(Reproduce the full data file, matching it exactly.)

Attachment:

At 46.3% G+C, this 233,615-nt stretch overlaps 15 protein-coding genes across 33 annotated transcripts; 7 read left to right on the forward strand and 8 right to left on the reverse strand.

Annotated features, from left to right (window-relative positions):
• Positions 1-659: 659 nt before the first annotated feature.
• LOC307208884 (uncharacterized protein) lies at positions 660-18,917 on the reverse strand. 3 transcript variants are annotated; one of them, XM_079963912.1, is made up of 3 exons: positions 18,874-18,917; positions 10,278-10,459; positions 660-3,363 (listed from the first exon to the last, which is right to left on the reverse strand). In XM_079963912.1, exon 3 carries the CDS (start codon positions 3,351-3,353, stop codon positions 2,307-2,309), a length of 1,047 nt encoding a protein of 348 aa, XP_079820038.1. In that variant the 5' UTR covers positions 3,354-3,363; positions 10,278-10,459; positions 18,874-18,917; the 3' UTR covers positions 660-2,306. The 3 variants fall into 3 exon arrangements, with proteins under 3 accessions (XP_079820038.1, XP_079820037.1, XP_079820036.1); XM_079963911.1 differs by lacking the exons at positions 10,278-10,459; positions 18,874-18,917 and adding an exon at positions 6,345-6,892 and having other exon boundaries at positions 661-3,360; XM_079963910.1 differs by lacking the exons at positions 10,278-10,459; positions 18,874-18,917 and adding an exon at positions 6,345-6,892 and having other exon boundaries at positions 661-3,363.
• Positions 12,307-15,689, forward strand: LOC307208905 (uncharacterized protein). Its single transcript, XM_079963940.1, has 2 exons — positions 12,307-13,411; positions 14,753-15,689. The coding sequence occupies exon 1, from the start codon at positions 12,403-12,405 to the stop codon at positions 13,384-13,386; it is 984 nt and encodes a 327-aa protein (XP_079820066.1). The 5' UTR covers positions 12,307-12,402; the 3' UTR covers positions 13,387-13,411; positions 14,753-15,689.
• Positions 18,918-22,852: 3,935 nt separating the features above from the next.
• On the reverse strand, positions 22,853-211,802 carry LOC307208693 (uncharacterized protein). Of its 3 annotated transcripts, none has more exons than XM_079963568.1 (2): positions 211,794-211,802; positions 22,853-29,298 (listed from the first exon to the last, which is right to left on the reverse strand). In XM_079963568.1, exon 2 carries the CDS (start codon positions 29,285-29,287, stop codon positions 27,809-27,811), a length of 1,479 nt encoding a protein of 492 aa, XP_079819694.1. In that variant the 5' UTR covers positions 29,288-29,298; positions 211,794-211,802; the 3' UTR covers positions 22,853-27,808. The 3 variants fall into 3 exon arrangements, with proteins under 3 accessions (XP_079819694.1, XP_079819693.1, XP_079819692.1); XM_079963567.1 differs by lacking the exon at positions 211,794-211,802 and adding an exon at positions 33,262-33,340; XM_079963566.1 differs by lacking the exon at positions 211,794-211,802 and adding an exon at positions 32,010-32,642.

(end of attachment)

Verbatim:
At 46.3% G+C, this 233,615-nt stretch overlaps 15 protein-coding genes across 33 annotated transcripts; 7 read left to right on the forward strand and 8 right to left on the reverse strand.

Annotated features, from left to right (window-relative positions):
• Positions 1-659: 659 nt before the first annotated feature.
• LOC307208884 (uncharacterized protein) lies at positions 660-18,917 on the reverse strand. 3 transcript variants are annotated; one of them, XM_079963912.1, is made up of 3 exons: positions 18,874-18,917; positions 10,278-10,459; positions 660-3,363 (listed from the first exon to the last, which is right to left on the reverse strand). In XM_079963912.1, exon 3 carries the CDS (start codon positions 3,351-3,353, stop codon positions 2,307-2,309), a length of 1,047 nt encoding a protein of 348 aa, XP_079820038.1. In that variant the 5' UTR covers positions 3,354-3,363; positions 10,278-10,459; positions 18,874-18,917; the 3' UTR covers positions 660-2,306. The 3 variants fall into 3 exon arrangements, with proteins under 3 accessions (XP_079820038.1, XP_079820037.1, XP_079820036.1); XM_079963911.1 differs by lacking the exons at positions 10,278-10,459; positions 18,874-18,917 and adding an exon at positions 6,345-6,892 and having other exon boundaries at positions 661-3,360; XM_079963910.1 differs by lacking the exons at positions 10,278-10,459; positions 18,874-18,917 and adding an exon at positions 6,345-6,892 and having other exon boundaries at positions 661-3,363.
• Positions 12,307-15,689, forward strand: LOC307208905 (uncharacterized protein). Its single transcript, XM_079963940.1, has 2 exons — positions 12,307-13,411; positions 14,753-15,689. The coding sequence occupies exon 1, from the start codon at positions 12,403-12,405 to the stop codon at positions 13,384-13,386; it is 984 nt and encodes a 327-aa protein (XP_079820066.1). The 5' UTR covers positions 12,307-12,402; the 3' UTR covers positions 13,387-13,411; positions 14,753-15,689.
• Positions 18,918-22,852: 3,935 nt separating the features above from the next.
• On the reverse strand, positions 22,853-211,802 carry LOC307208693 (uncharacterized protein). Of its 3 annotated transcripts, none has more exons than XM_079963568.1 (2): positions 211,794-211,802; positions 22,853-29,298 (listed from the first exon to the last, which is right to left on the reverse strand). In XM_079963568.1, exon 2 carries the CDS (start codon positions 29,285-29,287, stop codon positions 27,809-27,811), a length of 1,479 nt encoding a protein of 492 aa, XP_079819694.1. In that variant the 5' UTR covers positions 29,288-29,298; positions 211,794-211,802; the 3' UTR covers positions 22,853-27,808. The 3 variants fall into 3 exon arrangements, with proteins under 3 accessions (XP_079819694.1, XP_079819693.1, XP_079819692.1); XM_079963567.1 differs by lacking the exon at positions 211,794-211,802 and adding an exon at positions 33,262-33,340; XM_079963566.1 differs by lacking the exon at positions 211,794-211,802 and adding an exon at positions 32,010-32,642.